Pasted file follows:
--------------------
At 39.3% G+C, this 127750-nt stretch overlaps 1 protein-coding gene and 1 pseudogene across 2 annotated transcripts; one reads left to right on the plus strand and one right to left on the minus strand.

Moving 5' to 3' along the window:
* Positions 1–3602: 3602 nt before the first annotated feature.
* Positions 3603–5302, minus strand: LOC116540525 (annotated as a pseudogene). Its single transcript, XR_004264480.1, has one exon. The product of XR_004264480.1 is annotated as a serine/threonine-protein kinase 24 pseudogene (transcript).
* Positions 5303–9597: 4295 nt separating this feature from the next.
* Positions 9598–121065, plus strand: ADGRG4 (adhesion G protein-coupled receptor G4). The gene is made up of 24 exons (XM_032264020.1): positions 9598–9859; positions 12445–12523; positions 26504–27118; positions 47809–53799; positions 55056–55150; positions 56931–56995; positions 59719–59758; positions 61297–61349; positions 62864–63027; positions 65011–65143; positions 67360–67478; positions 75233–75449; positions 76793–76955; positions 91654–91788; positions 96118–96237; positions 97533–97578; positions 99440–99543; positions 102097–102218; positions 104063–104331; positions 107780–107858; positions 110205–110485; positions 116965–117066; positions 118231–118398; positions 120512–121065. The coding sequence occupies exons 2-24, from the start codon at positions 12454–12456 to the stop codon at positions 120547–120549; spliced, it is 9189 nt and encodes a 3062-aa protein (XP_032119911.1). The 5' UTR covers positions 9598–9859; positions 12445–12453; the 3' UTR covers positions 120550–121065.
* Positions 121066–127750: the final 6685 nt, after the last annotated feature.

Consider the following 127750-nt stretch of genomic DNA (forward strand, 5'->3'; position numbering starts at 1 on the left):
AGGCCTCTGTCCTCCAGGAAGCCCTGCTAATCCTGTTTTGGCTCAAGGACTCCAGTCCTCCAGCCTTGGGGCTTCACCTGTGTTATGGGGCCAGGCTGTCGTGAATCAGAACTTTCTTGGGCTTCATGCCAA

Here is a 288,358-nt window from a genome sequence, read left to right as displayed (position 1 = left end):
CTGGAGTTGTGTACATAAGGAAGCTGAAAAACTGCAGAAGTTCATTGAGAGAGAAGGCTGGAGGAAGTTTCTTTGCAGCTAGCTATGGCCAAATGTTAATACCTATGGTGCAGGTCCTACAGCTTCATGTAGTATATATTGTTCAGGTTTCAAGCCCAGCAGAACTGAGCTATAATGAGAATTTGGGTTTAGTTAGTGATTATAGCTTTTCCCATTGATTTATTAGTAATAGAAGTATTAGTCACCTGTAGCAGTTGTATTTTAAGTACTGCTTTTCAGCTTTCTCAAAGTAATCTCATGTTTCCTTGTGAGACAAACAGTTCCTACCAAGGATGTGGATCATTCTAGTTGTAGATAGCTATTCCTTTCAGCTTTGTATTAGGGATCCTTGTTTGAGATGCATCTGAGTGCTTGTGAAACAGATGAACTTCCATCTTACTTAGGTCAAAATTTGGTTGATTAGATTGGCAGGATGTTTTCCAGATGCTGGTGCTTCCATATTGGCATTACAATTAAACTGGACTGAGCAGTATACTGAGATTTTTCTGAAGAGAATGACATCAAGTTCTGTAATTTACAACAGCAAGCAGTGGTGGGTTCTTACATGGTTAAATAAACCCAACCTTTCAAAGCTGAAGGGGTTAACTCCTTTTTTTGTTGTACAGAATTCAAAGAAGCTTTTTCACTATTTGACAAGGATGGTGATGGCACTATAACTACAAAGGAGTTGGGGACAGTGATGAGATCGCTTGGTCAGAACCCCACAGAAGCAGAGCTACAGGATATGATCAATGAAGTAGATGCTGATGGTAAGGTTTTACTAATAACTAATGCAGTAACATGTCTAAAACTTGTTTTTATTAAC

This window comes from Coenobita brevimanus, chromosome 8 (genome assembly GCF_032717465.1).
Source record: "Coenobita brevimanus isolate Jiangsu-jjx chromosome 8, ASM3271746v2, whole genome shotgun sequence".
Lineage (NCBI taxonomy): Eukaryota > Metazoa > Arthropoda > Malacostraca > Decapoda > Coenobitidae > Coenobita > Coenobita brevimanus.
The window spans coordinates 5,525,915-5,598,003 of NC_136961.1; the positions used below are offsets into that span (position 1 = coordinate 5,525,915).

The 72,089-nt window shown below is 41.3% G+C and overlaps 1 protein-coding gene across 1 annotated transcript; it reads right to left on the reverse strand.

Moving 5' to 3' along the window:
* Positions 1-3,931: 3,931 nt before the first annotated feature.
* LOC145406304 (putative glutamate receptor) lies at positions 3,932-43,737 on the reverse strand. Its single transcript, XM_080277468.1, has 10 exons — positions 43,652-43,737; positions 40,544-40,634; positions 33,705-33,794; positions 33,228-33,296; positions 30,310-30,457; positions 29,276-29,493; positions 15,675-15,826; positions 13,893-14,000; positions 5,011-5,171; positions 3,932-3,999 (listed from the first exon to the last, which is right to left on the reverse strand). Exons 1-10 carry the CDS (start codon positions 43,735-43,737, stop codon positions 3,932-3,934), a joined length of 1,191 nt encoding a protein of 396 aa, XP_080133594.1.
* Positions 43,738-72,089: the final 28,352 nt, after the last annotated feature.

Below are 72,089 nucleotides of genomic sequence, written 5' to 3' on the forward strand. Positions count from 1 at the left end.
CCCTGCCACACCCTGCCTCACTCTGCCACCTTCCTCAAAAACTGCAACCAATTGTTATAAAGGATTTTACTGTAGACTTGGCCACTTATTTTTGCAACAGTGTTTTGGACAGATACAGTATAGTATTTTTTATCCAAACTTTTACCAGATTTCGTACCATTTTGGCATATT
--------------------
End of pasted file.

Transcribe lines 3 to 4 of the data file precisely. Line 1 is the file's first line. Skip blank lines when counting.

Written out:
* Positions 1–3602: 3602 nt before the first annotated feature.
* Positions 3603–5302, minus strand: LOC116540525 (annotated as a pseudogene). Its single transcript, XR_004264480.1, has one exon. The product of XR_004264480.1 is annotated as a serine/threonine-protein kinase 24 pseudogene (transcript).